WDM callback objects

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Problem:

I need help using WDM callback objects, a little overview and some direction would be great.

Resolution:

Using WDM Callback Objects

Suppose you have a kernel mode driver that wants to provide notification of an event to other drivers, but the driver has no way of knowing which other drivers in the system might be interested in being notified. In other words, the driver would like to broadcast a message to whichever drivers are ready to receive it. For example, suppose a driver wants to inform related drivers that it has modified some registry setting, but the driver doesn't know which of those related drivers are currently running.

WDM provides a little known mechanism for implementing exactly this kind of communication between drivers. The mechanism uses a system entity somewhat ambiguously named a callback object. A callback object is essentially a named object associated with a list of function addresses. A driver can notify the callback, which causes the system to call each of the functions on the callback's function list. Other drivers can add or remove function addresses from the callback's function list.

To create a callback object, a driver calls ExCreateCallback:

NTSTATUS

ExCreateCallback(

OUT PCALLBACK_OBJECT *CallbackObject,

IN POBJECT_ATTRIBUTES ObjectAttributes,

IN BOOLEAN Create,

IN BOOLEAN AllowMultipleCallbacks

);

The system uses the name in the object attributes structure to create a named callback object. There is a branch of the object directory named "Callback," and this is where callback objects are normally created. The calling driver must specify the full object path when initializing the object attributes. A successful call to ExCreateCallback sets *CallbackObject to a pointer to a system callback object that the driver can later use to notify the callback.

This same service is used by other drivers that want to be called when the object is notified. Such drivers set parameter Create to FALSE.

To register a function to be called when the callback is notified, a driver calls ExRegisterCallback, whose prototype is as follows:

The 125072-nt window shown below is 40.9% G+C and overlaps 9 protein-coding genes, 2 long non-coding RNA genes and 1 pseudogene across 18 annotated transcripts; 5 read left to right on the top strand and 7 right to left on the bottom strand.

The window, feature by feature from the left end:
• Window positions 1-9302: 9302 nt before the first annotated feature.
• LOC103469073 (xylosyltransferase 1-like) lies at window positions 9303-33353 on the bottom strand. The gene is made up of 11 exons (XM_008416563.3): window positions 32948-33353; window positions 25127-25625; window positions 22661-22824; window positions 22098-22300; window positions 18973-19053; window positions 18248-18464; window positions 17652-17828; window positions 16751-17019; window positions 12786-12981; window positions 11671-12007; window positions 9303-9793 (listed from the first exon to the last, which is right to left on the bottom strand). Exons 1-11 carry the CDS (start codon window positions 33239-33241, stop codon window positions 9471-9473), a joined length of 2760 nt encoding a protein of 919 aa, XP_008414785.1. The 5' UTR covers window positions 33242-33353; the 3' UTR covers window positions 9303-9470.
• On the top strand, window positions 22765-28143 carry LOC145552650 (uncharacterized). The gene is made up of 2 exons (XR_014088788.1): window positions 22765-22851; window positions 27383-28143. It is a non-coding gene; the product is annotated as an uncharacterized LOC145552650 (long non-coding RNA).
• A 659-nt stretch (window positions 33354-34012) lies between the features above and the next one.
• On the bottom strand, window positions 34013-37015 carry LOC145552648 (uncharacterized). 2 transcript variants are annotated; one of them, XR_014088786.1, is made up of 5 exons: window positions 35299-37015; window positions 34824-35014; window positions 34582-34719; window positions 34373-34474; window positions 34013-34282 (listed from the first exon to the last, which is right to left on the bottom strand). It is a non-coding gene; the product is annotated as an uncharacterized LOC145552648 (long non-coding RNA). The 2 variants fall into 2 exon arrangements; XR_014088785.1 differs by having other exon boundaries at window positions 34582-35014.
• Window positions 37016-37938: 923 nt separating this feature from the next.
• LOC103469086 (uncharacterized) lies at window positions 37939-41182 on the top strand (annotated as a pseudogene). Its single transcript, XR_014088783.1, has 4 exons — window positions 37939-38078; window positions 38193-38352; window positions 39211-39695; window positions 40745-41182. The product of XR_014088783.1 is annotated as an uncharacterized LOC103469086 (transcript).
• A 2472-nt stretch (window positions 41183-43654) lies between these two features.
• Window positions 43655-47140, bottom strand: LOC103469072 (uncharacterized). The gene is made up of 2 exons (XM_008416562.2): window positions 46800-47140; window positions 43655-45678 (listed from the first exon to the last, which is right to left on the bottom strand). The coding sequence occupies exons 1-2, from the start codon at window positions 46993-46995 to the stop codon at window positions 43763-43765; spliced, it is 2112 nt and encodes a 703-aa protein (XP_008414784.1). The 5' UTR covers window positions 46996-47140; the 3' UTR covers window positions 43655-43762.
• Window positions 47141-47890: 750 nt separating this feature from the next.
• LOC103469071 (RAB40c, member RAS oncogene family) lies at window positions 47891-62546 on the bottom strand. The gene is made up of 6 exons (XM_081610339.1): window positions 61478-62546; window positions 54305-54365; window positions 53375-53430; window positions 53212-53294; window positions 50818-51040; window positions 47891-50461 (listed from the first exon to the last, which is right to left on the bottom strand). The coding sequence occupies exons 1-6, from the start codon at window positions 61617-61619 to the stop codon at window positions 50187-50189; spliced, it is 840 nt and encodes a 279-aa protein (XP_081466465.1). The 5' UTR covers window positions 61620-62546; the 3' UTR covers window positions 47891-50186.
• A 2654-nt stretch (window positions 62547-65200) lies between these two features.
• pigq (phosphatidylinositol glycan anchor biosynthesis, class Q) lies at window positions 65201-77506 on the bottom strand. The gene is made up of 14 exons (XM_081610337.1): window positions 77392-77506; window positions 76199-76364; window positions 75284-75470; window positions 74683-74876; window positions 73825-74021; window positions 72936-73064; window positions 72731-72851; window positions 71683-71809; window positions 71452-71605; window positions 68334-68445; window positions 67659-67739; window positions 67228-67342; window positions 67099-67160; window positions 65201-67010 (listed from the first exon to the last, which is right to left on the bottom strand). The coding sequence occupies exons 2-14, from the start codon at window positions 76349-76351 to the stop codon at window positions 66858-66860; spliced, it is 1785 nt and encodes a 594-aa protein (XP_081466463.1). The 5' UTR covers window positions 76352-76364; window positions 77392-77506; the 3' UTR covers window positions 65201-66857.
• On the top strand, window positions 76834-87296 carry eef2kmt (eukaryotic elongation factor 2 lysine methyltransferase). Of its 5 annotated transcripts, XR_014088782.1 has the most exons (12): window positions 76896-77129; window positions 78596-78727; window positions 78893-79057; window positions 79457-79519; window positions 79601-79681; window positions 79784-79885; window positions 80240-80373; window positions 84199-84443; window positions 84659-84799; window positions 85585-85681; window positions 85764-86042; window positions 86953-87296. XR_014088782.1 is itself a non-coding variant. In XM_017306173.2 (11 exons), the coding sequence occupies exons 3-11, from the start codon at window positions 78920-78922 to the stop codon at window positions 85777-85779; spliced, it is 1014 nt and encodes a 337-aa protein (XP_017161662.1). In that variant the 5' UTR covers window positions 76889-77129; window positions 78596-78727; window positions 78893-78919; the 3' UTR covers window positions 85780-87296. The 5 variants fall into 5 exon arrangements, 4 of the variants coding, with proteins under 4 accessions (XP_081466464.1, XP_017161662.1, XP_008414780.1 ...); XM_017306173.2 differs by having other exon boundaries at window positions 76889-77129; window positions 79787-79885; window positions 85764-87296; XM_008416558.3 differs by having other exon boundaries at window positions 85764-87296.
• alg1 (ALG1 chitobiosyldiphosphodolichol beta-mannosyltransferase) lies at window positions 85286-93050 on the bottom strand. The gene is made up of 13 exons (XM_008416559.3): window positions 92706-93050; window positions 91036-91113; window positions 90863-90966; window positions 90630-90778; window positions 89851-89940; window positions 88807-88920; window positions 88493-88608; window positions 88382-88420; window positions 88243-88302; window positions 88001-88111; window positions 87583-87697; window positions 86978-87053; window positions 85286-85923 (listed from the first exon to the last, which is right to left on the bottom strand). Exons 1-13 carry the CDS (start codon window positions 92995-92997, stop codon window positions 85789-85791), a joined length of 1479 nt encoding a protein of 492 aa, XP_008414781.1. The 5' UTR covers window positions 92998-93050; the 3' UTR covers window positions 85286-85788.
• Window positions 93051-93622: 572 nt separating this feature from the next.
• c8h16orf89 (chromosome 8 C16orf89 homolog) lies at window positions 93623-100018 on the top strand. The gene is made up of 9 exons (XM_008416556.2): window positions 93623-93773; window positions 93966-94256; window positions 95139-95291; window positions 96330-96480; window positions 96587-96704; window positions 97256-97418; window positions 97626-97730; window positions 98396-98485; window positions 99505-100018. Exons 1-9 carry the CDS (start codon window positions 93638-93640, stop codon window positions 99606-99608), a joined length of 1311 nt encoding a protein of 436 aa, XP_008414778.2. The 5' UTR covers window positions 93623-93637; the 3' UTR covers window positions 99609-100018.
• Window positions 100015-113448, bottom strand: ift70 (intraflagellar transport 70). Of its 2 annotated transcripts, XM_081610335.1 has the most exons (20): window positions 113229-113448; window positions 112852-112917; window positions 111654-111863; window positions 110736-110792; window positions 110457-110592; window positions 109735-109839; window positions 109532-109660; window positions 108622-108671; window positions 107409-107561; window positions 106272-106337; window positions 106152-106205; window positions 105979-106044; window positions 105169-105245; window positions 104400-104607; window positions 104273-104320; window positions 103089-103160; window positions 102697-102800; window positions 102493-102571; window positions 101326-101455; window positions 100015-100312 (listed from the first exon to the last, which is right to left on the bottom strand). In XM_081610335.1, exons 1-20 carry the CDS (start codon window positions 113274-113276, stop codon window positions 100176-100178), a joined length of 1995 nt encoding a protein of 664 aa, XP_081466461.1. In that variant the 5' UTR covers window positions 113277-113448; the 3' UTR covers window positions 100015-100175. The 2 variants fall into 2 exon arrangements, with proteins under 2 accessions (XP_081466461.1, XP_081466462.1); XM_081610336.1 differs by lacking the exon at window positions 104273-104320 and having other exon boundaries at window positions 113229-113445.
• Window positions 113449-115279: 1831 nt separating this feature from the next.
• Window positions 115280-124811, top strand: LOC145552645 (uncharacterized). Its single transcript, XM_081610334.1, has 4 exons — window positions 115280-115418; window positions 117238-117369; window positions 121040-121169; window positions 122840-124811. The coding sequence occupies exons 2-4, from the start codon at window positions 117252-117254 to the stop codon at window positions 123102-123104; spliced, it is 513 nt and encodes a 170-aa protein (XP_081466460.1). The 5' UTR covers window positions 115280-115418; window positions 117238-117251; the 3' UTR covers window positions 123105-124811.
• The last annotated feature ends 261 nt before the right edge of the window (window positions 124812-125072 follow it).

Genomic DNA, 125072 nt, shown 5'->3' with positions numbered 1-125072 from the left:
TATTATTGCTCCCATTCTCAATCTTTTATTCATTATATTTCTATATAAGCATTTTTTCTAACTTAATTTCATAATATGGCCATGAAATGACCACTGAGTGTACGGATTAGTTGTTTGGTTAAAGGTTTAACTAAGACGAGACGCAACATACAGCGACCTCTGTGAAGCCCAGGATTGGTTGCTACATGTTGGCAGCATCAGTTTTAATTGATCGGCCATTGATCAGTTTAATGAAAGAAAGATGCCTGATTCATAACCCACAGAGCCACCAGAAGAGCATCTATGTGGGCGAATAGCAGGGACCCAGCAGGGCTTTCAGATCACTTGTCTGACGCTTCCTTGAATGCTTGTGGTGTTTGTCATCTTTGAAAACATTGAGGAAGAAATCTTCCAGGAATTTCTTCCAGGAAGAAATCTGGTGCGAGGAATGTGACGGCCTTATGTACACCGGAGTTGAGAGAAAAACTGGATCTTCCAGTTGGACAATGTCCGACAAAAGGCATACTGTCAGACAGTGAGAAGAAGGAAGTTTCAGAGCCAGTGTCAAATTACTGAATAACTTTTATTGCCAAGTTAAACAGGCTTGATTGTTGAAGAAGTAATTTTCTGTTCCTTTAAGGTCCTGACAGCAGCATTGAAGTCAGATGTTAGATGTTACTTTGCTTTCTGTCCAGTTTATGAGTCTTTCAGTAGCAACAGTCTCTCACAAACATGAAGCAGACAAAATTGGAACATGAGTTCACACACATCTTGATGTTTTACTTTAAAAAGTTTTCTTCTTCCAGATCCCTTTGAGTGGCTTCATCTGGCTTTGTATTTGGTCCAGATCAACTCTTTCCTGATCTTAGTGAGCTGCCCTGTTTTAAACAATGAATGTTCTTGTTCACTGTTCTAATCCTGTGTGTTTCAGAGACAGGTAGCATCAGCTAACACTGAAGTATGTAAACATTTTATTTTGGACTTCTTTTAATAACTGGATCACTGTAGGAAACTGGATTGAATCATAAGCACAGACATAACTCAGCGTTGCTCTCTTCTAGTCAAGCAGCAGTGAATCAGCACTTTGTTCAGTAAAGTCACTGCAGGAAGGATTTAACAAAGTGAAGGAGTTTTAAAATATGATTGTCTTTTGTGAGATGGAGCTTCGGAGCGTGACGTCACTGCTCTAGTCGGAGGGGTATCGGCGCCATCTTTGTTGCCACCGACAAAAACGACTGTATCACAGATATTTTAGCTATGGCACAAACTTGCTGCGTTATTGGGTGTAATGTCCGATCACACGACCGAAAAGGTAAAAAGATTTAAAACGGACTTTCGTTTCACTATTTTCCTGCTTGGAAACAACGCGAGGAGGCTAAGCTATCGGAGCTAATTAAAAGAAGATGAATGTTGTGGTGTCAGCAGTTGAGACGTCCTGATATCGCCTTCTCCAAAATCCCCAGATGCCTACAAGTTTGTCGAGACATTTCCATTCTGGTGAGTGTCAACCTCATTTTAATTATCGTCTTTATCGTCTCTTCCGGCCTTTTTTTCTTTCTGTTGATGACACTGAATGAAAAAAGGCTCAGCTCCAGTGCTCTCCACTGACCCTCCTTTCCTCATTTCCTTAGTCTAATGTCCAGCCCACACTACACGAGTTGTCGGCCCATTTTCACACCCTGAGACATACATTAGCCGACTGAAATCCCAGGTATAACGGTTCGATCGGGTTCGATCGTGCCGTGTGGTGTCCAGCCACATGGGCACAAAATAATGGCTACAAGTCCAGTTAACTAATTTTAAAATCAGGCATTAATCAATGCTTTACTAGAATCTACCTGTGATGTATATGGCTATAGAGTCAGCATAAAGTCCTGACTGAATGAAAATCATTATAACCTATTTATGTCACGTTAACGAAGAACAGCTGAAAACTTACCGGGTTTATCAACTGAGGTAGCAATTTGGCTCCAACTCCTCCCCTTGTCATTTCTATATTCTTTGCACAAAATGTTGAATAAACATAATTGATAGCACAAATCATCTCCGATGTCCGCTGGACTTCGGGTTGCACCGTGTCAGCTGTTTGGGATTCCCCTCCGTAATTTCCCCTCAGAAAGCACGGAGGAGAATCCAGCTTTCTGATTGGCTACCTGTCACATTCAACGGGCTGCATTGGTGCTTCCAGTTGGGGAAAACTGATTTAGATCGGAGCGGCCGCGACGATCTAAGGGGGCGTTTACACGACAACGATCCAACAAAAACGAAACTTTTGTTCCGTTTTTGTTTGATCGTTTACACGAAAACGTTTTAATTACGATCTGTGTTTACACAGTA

PVOID

ExRegisterCallback(

IN PCALLBACK_OBJECT CallbackObject,

IN PCALLBACK_FUNCTION CallbackFunction,

IN PVOID CallbackContext

);

For this call, CallbackObject is the object pointer obtained from an earlier call to ExCreateCallback, and CallbackFunction is the address of the function to be called when the callback is notified. The callback function must have the following prototype:

VOID CallbackFunction (

IN PVOID CallbackContext,

IN PVOID Argument1,

IN PVOID Argument2

);

To notify the callback, i.e. to cause all registered callback functions to be called, a driver calls ExNotifyCallback:

VOID

ExNotifyCallback(

IN PCALLBACK_OBJECT CallbackObject,

IN PVOID Argument1,

IN PVOID Argument2

);

To remove a function from the list of functions to be called when a callback is notified, a driver calls ExUnregisterCallback. This parameter to this function is the value returned from the call to ExRegisterCallback.

You can view the callback objects that exist on your system (Windows 98 or Windows 2000) using a tool like Winobj, or by using the objdir command in SoftICE™. You will probably see these three callbacks, which are created by the system: SetSystemTime, SuspendHibernateSystem, and SetSystemInformation.

Any driver can register a function to be called when the system notifies these callback objects. For example, if you wanted to get notification of whenever the system time was changed, you would add this code to your driver:

At global scope:

PVOID gUnregisterToken=0;

VOID MySetTimeFunction(PVOID ctx, PVOID arg1, PVOID arg2)

{

DbgPrint("The set time function was called

");

}

During initialization:

NTSTATUS status;

OBJECT_ATTRIBUTES Oa;

UNICODE_STRING CallbackName;

PCALLBACK_OBJECT pSetTimeCallback;

RtlInitUnicodeString(&CallbackName,L"\\Callback\\SetSystemTime");

InitializeObjectAttributes(

&Oa,

&CallbackName,

OBJ_CASE_INSENSITIVE,

NULL,

NULL

);

status = ExCreateCallback(&pSetTimeCallback, &Oa, FALSE, FALSE);

if ( NT_SUCCESS(status) && pSetTimeCallback )

{

gUnregisterToken =

ExRegisterCallback(

pSetTimeCallback,

MySetTimeFunction,

NULL);

}

In your unload or remove routine:

if ( gUnregisterToken )

ExUnregisterCallback(gUnregisterToken);

Two final notes about callbacks:

Compuware's DriverWorks™ class library will provide a class that wraps up callback functionality in an easy to use C class.

The callback services exist on NT 4.0, but are stubbed out.

Old KB# 11875
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